Adani’s stock market lost up to $100 billion during the share sale

NEW DELHI, Feb 2 (Reuters) – Shares in India’s Adani group sank on Thursday after market turmoil forced the conglomerate to ax a landmark $2.5 billion share offering, deepening market losses by more than $100 billion and sparking concerns about potential systemic impact.

The pullback in Adani Enterprises’ ( ADEL.NS ) share sale was a dramatic setback for billionaire school dropout Gautam Adani, whose fortunes have risen rapidly in recent years but declined sharply due to criticism from a U.S.-based short seller. The investigation report was released on January 24.

The events are an embarrassing turn for the billionaire, who has partnered with foreign players and marquee investors in the global expansion of businesses ranging from ports to mining and cement.

Late on Tuesday, Adani halted the share sale despite the offer being fully subscribed on Tuesday, fueled by short-seller Hindenburg’s criticism. As a result of the attack, Adani also lost the title of the richest man in Asia.

Latest Updates

See 2 more stories

The group’s flagship firm – Adani Enterprises ( ADEL.NS ) – fell 10% after opening on Thursday. Other group companies – Adani Ports and Special Economic Zone ( APSE.NS ), Adani Total Gas ( ADAG.NS ), Adani Green Energy ( ADNA.NS ) and Adani Transmission ( ADAI.NS ) – each fell 10%, while Adani Power while (ADAN.NS) and Adani Wilmar (ADAW.NS) each fell 5%.

Reuters graphics

Adani has dropped to 16th place on Forbes’ list of the world’s richest people, down from third place last week.

“As we have seen earlier, the selling may intensify in the afternoon session. If Adani fails to restore the confidence of institutional investors, the stock will fall freely,” said Avinash Gorakshakar, head of research at Mumbai-based Profitmart Securities.

The drop in Adani’s shares has fueled concerns about the possibility of a wider impact on India’s financial system.

India’s central bank has asked domestic banks for details of their exposure to the Adani group of companies, government and banking sources told Reuters on Thursday. CLSA estimates that Indian banks are exposed to about 40% of the Adani group’s 2 trillion rupees ($24.53 billion) in debt in the fiscal year to March 2022.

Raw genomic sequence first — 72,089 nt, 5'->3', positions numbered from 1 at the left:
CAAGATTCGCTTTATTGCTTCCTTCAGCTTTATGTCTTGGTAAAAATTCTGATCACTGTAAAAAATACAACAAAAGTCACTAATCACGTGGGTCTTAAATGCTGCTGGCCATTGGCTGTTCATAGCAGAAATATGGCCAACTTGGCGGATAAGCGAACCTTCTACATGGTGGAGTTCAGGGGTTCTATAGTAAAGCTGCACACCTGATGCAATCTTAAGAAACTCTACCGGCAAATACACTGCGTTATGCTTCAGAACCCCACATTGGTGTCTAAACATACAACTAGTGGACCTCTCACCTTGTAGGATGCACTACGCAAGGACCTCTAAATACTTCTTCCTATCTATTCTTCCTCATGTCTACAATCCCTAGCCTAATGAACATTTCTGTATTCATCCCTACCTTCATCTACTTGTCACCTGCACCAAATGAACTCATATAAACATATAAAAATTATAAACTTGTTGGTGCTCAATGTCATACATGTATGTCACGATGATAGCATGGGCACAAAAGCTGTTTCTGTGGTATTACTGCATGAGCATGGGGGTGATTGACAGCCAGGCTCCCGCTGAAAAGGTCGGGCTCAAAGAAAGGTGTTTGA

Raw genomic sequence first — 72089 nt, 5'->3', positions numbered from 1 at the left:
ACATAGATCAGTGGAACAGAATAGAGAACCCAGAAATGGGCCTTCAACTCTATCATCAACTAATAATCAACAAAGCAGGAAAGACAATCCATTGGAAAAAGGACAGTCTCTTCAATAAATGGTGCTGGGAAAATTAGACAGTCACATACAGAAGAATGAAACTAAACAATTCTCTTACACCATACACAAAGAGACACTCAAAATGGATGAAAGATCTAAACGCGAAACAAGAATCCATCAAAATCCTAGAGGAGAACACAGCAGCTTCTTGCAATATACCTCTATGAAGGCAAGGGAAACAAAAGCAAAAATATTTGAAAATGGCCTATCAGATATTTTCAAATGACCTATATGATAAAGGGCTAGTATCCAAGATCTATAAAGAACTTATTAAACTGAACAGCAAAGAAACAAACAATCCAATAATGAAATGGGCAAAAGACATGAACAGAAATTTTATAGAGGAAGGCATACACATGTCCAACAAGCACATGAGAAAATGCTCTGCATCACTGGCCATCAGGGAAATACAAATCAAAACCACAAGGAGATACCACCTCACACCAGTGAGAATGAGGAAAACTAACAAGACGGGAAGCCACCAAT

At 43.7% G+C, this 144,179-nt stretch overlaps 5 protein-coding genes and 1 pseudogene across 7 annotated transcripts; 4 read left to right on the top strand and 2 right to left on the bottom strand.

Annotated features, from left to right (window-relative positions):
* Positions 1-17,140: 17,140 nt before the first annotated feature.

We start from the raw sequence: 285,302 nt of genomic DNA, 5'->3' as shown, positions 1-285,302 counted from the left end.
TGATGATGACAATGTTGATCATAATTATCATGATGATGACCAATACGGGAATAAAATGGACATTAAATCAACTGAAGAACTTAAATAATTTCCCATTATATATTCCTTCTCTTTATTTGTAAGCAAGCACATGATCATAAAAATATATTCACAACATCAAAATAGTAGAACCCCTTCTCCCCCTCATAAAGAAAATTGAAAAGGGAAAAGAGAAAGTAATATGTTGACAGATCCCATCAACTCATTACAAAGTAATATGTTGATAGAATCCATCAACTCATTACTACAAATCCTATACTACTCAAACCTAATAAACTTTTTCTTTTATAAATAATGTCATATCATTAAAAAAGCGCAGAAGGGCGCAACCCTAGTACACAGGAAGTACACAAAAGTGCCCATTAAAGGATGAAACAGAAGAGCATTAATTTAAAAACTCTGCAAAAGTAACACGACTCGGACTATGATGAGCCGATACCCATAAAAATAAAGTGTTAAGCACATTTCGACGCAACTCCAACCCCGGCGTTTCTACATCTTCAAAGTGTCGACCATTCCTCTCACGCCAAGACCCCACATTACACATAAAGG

Citigroup’s ( CN ) wealth unit has stopped providing margin loans to clients against Adani group securities and on Thursday decided to cut the loan-to-value ratio for loans against Adani securities to zero.

Opposition MPs in New Delhi submitted notices to the Indian Parliament, demanding a discussion of the US short-term report. Congress party lawmaker Manish Tewari said he would seek a Joint Parliamentary Committee inquiry into the matter, Reuters partner ANI reported.


A Hindenburg report last week alleged improper use of offshore tax havens and share manipulation by the Adani group. It also raised concerns about high debt and the valuations of Adani’s seven listed companies.

The Adani group denied the charges, saying the short seller’s allegation of stock manipulation had “no merit” and stemmed from ignorance of Indian laws. The Group has always made the necessary regulatory disclosures, added.

Earlier this week, the Adani group said it had the full support of investors, but investor confidence has waned in recent days.

As the stock fell after the Hindenburg report, Adani was able to secure share sale subscriptions even though the market price of the stock was lower than the offer price of the issue. But on Wednesday, the shares fell again.

Late on Wednesday, Adani said it was withdrawing the share sale because the company’s “share price fluctuated throughout the day. Given these extraordinary circumstances, the company’s board felt it was not ethical to proceed with the matter. It is right.”

In a video message on Thursday morning, Adani said “the interest of my investors is paramount and everything else is secondary. Hence, we have withdrawn the share sale to protect investors from potential losses.”

Reporting by Chris Thomas, Aditya Kalra and Nallur Sethuraman in Bengaluru; Edited by Muralikumar Anantharaman

Our standards: Thomson Reuters Trust Principles.

Source link